Phoenix study finds cool pavement makes significant difference
PHOENIX — The city of Phoenix, in partnership with Arizona State University, recently announced the results of the first year of its cool pavement pilot program.
Results from the study showed that surface temperatures on reflective pavement surfaces were significantly lower than conventional roadway pavements at all times of the day, according to scientists at ASU’s Global Institute of Sustainability and Innovation, Healthy Urban Environments, and the Urban Climate Research Center.
Pavement sealing works by reflecting higher portions of sunlight that touches it, therefore taking in less heat. Officials said higher amounts of reflection may lead to possibly offsetting rising nighttime temperatures.
Scientists said the surface temperature of cool pavement around noon averaged between 10.5-to-12 degrees Fahrenheit cooler than traditional asphalt, while also averaging 2.4 degrees lower at sunrise, according to a press release.
Furthermore, nighttime air temperatures at 6 feet of height was averaging .5 degrees lower over the cool pavement than on non-treated surfaces.
The asphalt coating was applied to sections of eight neighborhoods that already needed pavement treatment — one in each city council district — and a portion of the Esteban Park parking lot in Phoenix, officials said in the release.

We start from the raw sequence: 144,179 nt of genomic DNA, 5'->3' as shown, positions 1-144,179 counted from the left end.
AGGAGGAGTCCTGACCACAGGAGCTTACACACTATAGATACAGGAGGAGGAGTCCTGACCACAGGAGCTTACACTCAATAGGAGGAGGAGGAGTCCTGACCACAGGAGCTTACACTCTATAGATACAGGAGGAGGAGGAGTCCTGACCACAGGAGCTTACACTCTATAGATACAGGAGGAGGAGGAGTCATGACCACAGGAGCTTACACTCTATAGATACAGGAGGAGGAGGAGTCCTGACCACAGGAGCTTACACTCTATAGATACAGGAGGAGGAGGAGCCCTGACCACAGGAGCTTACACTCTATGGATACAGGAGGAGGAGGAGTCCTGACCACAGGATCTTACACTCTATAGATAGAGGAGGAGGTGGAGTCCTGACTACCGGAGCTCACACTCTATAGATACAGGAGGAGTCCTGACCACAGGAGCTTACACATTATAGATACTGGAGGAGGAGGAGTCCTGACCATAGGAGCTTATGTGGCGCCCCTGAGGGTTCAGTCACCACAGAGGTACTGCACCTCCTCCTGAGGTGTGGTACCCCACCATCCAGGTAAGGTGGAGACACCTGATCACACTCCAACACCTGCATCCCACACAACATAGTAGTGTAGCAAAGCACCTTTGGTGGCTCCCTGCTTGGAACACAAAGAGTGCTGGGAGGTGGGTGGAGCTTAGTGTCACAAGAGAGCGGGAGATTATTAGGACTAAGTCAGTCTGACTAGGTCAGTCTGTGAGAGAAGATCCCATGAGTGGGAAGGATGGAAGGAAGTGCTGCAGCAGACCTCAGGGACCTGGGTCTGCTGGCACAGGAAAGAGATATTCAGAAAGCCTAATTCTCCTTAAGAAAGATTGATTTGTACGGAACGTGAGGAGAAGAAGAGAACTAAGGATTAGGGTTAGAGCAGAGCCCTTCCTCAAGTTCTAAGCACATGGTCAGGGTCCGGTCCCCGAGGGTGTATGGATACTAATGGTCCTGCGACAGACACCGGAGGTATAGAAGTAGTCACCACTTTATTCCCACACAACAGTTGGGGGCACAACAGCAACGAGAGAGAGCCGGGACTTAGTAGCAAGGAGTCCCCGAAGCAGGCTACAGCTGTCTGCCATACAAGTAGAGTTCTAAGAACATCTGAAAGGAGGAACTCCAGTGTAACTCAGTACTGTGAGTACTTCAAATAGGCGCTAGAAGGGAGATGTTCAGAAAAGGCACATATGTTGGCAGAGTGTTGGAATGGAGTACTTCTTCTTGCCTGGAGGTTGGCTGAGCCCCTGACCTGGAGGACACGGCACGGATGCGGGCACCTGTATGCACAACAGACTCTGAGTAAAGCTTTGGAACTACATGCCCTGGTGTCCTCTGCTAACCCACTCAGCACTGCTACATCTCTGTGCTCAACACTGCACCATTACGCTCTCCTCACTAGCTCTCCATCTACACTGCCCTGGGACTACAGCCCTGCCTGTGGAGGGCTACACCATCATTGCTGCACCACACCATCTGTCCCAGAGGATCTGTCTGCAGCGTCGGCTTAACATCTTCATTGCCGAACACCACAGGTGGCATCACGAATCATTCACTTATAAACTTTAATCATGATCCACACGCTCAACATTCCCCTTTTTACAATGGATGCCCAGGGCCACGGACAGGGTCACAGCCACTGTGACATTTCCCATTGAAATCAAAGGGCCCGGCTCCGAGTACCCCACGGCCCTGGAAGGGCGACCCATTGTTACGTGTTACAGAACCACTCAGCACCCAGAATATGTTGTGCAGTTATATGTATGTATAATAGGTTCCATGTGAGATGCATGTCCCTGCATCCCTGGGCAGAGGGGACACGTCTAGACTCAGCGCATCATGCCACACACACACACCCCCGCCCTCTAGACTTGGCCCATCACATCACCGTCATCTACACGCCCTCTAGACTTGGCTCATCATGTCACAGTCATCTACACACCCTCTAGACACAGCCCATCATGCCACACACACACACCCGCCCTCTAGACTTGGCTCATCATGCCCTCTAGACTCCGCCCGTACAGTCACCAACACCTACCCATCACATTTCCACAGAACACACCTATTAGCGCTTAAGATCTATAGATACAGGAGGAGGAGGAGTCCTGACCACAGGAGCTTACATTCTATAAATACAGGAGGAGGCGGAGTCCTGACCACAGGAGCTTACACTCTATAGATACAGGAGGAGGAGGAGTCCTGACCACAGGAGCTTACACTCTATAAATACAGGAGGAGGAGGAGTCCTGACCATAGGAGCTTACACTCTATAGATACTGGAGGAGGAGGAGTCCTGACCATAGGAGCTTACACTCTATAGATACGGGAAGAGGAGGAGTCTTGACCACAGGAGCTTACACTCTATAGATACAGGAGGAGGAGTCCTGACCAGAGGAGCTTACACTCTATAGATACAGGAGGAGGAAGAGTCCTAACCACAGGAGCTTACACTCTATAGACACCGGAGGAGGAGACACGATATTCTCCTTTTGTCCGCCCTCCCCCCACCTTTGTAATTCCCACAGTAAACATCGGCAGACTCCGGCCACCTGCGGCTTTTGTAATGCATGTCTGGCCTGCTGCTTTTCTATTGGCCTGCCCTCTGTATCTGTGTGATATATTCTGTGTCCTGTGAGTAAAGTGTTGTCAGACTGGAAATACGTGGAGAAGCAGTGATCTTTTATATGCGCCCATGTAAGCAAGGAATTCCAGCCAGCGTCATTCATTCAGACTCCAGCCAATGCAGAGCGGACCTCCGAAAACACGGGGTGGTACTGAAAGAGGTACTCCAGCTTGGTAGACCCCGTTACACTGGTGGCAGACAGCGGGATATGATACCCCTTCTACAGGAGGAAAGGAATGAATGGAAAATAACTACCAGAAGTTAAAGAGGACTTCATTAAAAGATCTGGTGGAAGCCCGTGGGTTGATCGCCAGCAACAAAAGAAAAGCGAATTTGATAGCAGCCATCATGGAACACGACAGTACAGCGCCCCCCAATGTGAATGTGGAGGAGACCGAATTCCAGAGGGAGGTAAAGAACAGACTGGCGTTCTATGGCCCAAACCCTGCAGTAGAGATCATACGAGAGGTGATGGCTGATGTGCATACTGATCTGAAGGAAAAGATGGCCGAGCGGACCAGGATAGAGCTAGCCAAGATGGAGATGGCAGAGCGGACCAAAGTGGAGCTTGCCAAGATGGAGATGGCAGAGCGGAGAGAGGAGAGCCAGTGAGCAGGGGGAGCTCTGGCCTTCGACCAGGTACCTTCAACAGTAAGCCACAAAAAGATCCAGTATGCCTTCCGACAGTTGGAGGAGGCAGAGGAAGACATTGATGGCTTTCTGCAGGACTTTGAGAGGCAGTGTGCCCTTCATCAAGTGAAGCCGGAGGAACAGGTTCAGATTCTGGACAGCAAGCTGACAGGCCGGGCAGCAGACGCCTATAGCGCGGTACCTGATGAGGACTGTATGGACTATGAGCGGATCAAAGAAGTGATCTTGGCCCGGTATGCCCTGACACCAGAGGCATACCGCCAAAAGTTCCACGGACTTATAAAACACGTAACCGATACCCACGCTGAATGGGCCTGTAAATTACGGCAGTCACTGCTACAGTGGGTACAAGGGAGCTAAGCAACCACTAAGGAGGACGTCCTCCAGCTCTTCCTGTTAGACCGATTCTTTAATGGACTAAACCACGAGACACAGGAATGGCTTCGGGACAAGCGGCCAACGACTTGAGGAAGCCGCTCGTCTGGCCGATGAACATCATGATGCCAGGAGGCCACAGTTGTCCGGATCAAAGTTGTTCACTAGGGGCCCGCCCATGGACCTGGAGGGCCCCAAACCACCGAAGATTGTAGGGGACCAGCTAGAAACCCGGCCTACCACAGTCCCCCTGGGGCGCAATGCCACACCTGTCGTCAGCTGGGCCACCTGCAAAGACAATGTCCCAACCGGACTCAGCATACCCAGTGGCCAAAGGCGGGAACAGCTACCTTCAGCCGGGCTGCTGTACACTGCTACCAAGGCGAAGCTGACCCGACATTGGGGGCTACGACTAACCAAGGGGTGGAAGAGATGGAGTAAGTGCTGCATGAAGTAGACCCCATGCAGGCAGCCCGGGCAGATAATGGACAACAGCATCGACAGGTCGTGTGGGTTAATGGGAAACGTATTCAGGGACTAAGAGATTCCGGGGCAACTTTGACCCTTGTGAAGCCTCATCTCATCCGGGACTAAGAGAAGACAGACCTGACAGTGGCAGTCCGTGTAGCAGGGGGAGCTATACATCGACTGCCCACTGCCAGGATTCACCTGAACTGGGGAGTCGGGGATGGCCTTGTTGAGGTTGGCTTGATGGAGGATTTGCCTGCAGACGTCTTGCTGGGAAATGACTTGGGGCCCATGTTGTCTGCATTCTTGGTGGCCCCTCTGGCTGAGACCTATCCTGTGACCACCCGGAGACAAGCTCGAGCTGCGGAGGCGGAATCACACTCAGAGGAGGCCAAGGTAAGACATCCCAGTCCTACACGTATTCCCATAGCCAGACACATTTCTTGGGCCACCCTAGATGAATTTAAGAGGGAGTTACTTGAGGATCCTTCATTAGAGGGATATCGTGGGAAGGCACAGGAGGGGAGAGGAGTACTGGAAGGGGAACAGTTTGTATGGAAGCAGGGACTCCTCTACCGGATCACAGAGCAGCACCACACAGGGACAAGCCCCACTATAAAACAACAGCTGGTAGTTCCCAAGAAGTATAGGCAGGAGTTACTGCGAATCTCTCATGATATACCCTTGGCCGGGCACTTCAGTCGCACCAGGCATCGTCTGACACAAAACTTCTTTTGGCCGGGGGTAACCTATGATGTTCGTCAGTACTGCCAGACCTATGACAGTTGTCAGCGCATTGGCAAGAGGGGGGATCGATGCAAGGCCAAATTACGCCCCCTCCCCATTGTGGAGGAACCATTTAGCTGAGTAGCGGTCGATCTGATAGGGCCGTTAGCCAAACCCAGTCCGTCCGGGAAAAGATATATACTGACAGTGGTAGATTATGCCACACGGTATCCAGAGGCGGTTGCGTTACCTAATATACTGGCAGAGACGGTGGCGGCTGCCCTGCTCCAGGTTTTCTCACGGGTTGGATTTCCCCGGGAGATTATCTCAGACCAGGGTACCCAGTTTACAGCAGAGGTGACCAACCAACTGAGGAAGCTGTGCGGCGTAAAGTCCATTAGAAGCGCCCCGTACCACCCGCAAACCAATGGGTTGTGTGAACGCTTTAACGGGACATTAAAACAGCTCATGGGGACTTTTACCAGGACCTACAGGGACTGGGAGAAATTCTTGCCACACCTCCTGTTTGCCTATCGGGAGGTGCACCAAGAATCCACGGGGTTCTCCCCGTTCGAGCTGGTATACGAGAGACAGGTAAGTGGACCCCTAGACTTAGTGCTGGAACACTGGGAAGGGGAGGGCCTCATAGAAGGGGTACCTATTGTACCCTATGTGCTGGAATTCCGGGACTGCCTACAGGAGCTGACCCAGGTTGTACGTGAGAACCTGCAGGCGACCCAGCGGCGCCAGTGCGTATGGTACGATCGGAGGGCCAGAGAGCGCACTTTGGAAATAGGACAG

Across those eight neighborhoods, surface solar reflectivity decreased over 10 months from a range of 33-to-38 percent to 19-to-30 percent.
“This is exactly what we were hoping for,” Phoenix Mayor Kate Gallego said in the release.
“While there’s more work to be done, it’s exciting to see a technology that has the potential to meet the demands of a growing desert city in a world where temperatures are constantly climbing.”
Data collected included thermal imaging through helicopter flyovers as well as temperature sensors embedded in the pavement surface. A mobile weather station created by ASU researchers and a vehicle equipped with air and surface temperature sensors were also used to gather data.
Cool pavement has the potential to combat the urban heat island effect the city of Phoenix is experiencing. Heat is collected and retained in asphalt throughout the day and then released at night, leading to more energy consumption, higher amounts of greenhouse gas emissions and air pollution.
“While we continue to study the initial cool pavement installations, we will soon begin a second phase of testing using a darker material that has been engineered to have an even higher surface reflectivity,” Street Transportation Director Kini Knudson said in the release.
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